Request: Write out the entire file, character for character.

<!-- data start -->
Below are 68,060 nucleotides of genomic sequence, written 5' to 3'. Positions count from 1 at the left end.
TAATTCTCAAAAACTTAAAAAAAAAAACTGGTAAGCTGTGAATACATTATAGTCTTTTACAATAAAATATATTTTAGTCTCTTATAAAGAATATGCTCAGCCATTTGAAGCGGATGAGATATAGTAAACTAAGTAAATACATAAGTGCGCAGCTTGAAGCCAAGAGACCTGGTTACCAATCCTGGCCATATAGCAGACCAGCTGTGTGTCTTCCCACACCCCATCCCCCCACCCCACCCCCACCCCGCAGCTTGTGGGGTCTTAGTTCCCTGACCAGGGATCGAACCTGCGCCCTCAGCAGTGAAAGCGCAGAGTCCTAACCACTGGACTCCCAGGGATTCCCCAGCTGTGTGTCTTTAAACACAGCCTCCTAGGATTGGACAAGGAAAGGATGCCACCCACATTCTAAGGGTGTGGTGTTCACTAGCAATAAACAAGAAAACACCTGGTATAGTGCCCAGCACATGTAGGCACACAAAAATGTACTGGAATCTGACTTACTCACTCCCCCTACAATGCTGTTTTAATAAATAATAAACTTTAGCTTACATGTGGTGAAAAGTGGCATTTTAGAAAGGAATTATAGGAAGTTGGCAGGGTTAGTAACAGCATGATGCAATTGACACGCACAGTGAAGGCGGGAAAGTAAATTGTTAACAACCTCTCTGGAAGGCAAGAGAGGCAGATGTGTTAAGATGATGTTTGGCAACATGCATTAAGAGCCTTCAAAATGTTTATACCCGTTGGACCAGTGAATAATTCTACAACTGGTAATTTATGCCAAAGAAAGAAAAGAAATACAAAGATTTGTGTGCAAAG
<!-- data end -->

Below are 68,060 nucleotides of genomic sequence, written 5' to 3'. Positions count from 1 at the left end.
TAATTCTCAAAAACTTAAAAAAAAAAACTGGTAAGCTGTGAATACATTATAGTCTTTTACAATAAAATATATTTTAGTCTCTTATAAAGAATATGCTCAGCCATTTGAAGCGGATGAGATATAGTAAACTAAGTAAATACATAAGTGCGCAGCTTGAAGCCAAGAGACCTGGTTACCAATCCTGGCCATATAGCAGACCAGCTGTGTGTCTTCCCACACCCCATCCCCCCACCCCACCCCCACCCCGCAGCTTGTGGGGTCTTAGTTCCCTGACCAGGGATCGAACCTGCGCCCTCAGCAGTGAAAGCGCAGAGTCCTAACCACTGGACTCCCAGGGATTCCCCAGCTGTGTGTCTTTAAACACAGCCTCCTAGGATTGGACAAGGAAAGGATGCCACCCACATTCTAAGGGTGTGGTGTTCACTAGCAATAAACAAGAAAACACCTGGTATAGTGCCCAGCACATGTAGGCACACAAAAATGTACTGGAATCTGACTTACTCACTCCCCCTACAATGCTGTTTTAATAAATAATAAACTTTAGCTTACATGTGGTGAAAAGTGGCATTTTAGAAAGGAATTATAGGAAGTTGGCAGGGTTAGTAACAGCATGATGCAATTGACACGCACAGTGAAGGCGGGAAAGTAAATTGTTAACAACCTCTCTGGAAGGCAAGAGAGGCAGATGTGTTAAGATGATGTTTGGCAACATGCATTAAGAGCCTTCAAAATGTTTATACCCGTTGGACCAGTGAATAATTCTACAACTGGTAATTTATGCCAAAGAAAGAAAAGAAATACAAAGATTTGTGTGCAAAG